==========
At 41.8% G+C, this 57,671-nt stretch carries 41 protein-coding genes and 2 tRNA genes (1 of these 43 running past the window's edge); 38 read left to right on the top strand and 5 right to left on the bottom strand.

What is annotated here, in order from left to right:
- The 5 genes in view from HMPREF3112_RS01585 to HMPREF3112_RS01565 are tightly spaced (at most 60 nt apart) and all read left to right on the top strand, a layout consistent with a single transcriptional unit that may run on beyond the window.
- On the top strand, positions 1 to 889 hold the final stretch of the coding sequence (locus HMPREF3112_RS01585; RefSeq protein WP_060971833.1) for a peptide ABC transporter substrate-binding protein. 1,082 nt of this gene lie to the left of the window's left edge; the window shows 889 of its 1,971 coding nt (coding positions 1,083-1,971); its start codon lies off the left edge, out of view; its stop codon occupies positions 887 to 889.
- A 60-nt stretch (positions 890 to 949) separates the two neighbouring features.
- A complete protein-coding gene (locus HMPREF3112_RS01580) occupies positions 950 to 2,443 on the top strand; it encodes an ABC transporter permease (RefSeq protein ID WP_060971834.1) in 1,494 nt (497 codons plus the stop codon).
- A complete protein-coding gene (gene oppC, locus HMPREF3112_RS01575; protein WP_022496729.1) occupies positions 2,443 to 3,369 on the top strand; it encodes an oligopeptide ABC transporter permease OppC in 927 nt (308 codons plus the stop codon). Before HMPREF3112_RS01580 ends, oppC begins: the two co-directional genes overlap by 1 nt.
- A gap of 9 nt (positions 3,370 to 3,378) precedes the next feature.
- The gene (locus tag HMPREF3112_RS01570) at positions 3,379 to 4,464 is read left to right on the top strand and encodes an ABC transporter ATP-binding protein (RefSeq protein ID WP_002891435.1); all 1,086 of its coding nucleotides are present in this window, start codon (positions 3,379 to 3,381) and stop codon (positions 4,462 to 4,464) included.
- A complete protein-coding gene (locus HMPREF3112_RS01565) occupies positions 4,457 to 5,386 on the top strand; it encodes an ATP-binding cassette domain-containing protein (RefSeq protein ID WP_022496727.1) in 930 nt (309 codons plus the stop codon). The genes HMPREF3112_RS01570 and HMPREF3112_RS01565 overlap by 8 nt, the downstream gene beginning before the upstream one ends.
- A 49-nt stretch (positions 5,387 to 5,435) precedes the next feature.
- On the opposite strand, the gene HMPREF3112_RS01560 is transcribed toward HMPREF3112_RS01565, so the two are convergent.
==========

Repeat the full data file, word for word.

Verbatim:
At 41.8% G+C, this 57,671-nt stretch carries 41 protein-coding genes and 2 tRNA genes (1 of these 43 running past the window's edge); 38 read left to right on the top strand and 5 right to left on the bottom strand.

What is annotated here, in order from left to right:
- The 5 genes in view from HMPREF3112_RS01585 to HMPREF3112_RS01565 are tightly spaced (at most 60 nt apart) and all read left to right on the top strand, a layout consistent with a single transcriptional unit that may run on beyond the window.
- On the top strand, positions 1 to 889 hold the final stretch of the coding sequence (locus HMPREF3112_RS01585; RefSeq protein WP_060971833.1) for a peptide ABC transporter substrate-binding protein. 1,082 nt of this gene lie to the left of the window's left edge; the window shows 889 of its 1,971 coding nt (coding positions 1,083-1,971); its start codon lies off the left edge, out of view; its stop codon occupies positions 887 to 889.
- A 60-nt stretch (positions 890 to 949) separates the two neighbouring features.
- A complete protein-coding gene (locus HMPREF3112_RS01580) occupies positions 950 to 2,443 on the top strand; it encodes an ABC transporter permease (RefSeq protein ID WP_060971834.1) in 1,494 nt (497 codons plus the stop codon).
- A complete protein-coding gene (gene oppC, locus HMPREF3112_RS01575; protein WP_022496729.1) occupies positions 2,443 to 3,369 on the top strand; it encodes an oligopeptide ABC transporter permease OppC in 927 nt (308 codons plus the stop codon). Before HMPREF3112_RS01580 ends, oppC begins: the two co-directional genes overlap by 1 nt.
- A gap of 9 nt (positions 3,370 to 3,378) precedes the next feature.
- The gene (locus tag HMPREF3112_RS01570) at positions 3,379 to 4,464 is read left to right on the top strand and encodes an ABC transporter ATP-binding protein (RefSeq protein ID WP_002891435.1); all 1,086 of its coding nucleotides are present in this window, start codon (positions 3,379 to 3,381) and stop codon (positions 4,462 to 4,464) included.
- A complete protein-coding gene (locus HMPREF3112_RS01565) occupies positions 4,457 to 5,386 on the top strand; it encodes an ATP-binding cassette domain-containing protein (RefSeq protein ID WP_022496727.1) in 930 nt (309 codons plus the stop codon). The genes HMPREF3112_RS01570 and HMPREF3112_RS01565 overlap by 8 nt, the downstream gene beginning before the upstream one ends.
- A 49-nt stretch (positions 5,387 to 5,435) precedes the next feature.
- On the opposite strand, the gene HMPREF3112_RS01560 is transcribed toward HMPREF3112_RS01565, so the two are convergent.